Government workers, like the rest of us, are getting older. Now that the Great Recession is behind us, the long-predicted "brain drain" of Baby Boomers retiring from the public workforce may finally be upon us. Governments will need a strategy for replacing these workers. That strategy -- for budgetary reasons if nothing else -- must involve appealing to the millennial generation, and particularly those currently in college and graduate school.
Unfortunately, government is falling short in its efforts to recruit millennials at the precise moment when recruiting them might be most important. A November 2015 study from Deloitte Consulting cites figures from the Bureau of Labor Statistics that put the percentage of millennials working for the public sector at less than one-fourth, compared to one-third of this age group in private-sector jobs.
This is not because the idea of public service is inherently unattractive to this group. As a university professor and administrator, I spend a lot of time with millennials, and I can report that many are highly motivated to "do good." In fact, I see no difference in the level of this motivation from what I saw among my peers 40 years ago or from my previous students 20 years ago. There are, however, a lot more options for doing good than there were 20 or 40 years ago, and increasingly millennials looking to scratch their altruistic itch are going to work for consulting firms and nonprofits.
Given these options, the question is whether they see government as a force for good and as a venue for them to take their passion for good and translate it into making a difference in people's lives. Older workers -- those now or soon to be eligible to retire -- were motivated by public service, but they also chose government employment for other reasons, including job security and more attractive and reliable pensions than the private sector provided. This is less of a motivation for today's younger workers, partially because public-sector jobs are less secure and benefits are less generous than they were 30 (or even 10) years ago.
The key question, then, is what governments can do to make public service more attractive to this age group, and to encourage them to stay once they arrive. Here are five things that might be done to promote these goals:
1. Make it easier to apply for a job. In a recent Governing article, Katherine Barrett and Richard Greene described many traditional government hiring systems as being in the "stone age," while outlining more flexible, modern systems being adopted by some states and localities. If, because of rigid civil-service rules, it takes six months to a year to make a decision on hiring, some potential workers will never apply, while many others will not be able to afford to wait.
2. Create more paid summer internships. Government can be its own best advertisement. Students who end up with government internships often find the reality of government work attractive, and many end up working for the same or similar institutions after graduation. In many places, however, the paid internship, rather than being seen as a good investment in future workers, is viewed as an extravagance.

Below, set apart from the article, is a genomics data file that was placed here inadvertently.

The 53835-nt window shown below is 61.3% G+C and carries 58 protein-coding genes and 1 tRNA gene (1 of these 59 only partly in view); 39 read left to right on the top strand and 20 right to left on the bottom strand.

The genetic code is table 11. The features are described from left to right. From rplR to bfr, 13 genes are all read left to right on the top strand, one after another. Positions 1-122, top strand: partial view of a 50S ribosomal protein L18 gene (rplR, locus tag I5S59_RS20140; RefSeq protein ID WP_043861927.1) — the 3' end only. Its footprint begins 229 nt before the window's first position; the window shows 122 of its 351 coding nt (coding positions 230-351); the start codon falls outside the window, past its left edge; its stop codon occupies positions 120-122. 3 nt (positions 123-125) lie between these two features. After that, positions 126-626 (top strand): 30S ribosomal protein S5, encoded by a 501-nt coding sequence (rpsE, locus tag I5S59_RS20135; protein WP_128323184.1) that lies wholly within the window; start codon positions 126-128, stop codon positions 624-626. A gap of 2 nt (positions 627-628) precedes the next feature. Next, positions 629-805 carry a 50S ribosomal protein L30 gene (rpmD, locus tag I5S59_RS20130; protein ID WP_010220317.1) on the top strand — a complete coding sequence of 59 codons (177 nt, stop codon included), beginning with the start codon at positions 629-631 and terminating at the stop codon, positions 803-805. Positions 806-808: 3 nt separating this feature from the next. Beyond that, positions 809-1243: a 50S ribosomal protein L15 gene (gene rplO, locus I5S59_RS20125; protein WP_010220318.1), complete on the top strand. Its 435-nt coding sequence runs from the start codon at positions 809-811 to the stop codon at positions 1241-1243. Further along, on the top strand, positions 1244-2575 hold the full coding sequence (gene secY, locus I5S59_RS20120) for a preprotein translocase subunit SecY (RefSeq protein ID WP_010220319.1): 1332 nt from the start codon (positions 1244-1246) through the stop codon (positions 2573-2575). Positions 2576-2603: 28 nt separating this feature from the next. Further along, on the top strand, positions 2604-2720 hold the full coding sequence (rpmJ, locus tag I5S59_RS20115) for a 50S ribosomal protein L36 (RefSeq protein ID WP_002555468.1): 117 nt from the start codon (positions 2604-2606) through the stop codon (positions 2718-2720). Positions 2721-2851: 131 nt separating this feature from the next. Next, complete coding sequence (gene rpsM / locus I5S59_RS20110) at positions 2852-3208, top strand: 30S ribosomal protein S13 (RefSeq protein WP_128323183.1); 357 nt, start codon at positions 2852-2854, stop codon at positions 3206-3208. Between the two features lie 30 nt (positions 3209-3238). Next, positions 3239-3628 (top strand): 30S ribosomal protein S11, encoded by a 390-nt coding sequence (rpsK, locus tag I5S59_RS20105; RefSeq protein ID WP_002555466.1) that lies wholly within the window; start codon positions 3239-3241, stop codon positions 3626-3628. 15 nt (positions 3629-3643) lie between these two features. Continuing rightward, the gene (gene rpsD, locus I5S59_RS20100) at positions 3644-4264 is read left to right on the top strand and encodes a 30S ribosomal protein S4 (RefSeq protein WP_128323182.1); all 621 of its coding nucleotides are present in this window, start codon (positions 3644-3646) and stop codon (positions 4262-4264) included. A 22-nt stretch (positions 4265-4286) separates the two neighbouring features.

3. Cut back on self-inflicted wounds. News reports about the dysfunction of some governments do little to make it look like an attractive employer. Why would anyone, right now, want to work for the states of Illinois or Pennsylvania? These governments cannot even adopt budgets or pay employees and government beneficiaries in a timely and reliable way. And this kind of uncertainty encourages the people with options to leave government. There is evidence, for example, that the federal-government shutdown of 2013 resulted in the departure of some young employees from public service.
4. Stop fouling the nest. When politicians, such as Wisconsin Gov. Scott Walker, make political hay by attacking their own governments' workers and work to destroy their civil-service and union rights, it makes government less attractive to potential hires, especially the ones with other options.
5. Reward performance; don't reward failure. One of the byproducts of rigid personnel systems is that they fail to create incentives that motivate employees. A culture where performance is rewarded will likely attract and retain those who are motivated by government service. On the other hand, systems that are overly protective of poor performers (whether because of union-contract provisions, civil-service rules or other reasons) send a signal that performance doesn't matter.
If government is to be effective, it cannot afford to ignore the need to make government service appealing to those who represent the future. Unless concerted efforts are made to attract these future workers and retain them, avoidable performance failures will be the inevitable result. That's a bad deal not only for governments and their workforces but also for the citizens they serve.